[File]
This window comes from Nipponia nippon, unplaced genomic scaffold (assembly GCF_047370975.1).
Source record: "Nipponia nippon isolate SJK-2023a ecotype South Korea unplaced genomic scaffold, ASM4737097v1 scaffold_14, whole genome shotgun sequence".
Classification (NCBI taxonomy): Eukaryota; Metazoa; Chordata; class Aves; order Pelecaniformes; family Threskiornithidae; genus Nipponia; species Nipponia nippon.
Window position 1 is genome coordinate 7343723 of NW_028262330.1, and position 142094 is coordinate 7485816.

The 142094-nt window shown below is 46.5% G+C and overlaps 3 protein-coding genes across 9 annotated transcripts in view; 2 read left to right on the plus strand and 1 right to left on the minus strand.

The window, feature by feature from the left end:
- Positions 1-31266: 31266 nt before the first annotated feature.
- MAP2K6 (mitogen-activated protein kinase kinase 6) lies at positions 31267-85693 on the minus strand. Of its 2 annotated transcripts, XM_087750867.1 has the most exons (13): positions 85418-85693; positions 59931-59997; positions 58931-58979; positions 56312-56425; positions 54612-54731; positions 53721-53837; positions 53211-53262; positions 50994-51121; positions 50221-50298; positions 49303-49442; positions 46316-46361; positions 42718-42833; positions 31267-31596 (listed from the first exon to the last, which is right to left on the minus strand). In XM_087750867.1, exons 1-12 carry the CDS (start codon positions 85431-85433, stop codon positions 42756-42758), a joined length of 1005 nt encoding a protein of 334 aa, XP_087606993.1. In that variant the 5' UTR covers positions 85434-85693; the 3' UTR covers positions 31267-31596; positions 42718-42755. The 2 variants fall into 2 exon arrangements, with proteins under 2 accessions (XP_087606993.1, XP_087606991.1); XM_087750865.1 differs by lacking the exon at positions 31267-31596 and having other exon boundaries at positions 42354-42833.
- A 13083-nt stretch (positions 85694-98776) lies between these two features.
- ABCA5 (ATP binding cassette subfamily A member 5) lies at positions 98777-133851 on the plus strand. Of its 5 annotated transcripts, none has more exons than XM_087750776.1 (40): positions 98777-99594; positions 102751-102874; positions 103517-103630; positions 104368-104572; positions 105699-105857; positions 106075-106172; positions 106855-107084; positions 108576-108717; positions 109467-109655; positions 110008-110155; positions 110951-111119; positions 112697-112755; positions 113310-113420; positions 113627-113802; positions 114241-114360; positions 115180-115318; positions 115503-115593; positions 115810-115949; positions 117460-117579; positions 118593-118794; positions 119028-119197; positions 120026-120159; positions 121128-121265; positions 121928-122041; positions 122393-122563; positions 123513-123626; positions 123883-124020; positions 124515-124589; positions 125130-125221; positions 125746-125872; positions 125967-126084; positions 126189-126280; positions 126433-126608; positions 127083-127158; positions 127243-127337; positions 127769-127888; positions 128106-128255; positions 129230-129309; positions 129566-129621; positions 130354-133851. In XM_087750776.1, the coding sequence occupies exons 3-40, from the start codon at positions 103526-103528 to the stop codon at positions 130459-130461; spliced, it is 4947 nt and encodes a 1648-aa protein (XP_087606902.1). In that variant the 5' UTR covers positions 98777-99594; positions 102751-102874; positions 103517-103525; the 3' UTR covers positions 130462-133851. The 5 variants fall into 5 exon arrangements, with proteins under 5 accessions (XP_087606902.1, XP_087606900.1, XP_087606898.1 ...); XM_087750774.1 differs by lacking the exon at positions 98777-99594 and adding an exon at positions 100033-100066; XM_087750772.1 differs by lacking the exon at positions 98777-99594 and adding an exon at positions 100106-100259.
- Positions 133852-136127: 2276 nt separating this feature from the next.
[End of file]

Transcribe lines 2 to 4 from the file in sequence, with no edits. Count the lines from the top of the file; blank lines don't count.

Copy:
Source record: "Nipponia nippon isolate SJK-2023a ecotype South Korea unplaced genomic scaffold, ASM4737097v1 scaffold_14, whole genome shotgun sequence".
Classification (NCBI taxonomy): Eukaryota; Metazoa; Chordata; class Aves; order Pelecaniformes; family Threskiornithidae; genus Nipponia; species Nipponia nippon.
Window position 1 is genome coordinate 7343723 of NW_028262330.1, and position 142094 is coordinate 7485816.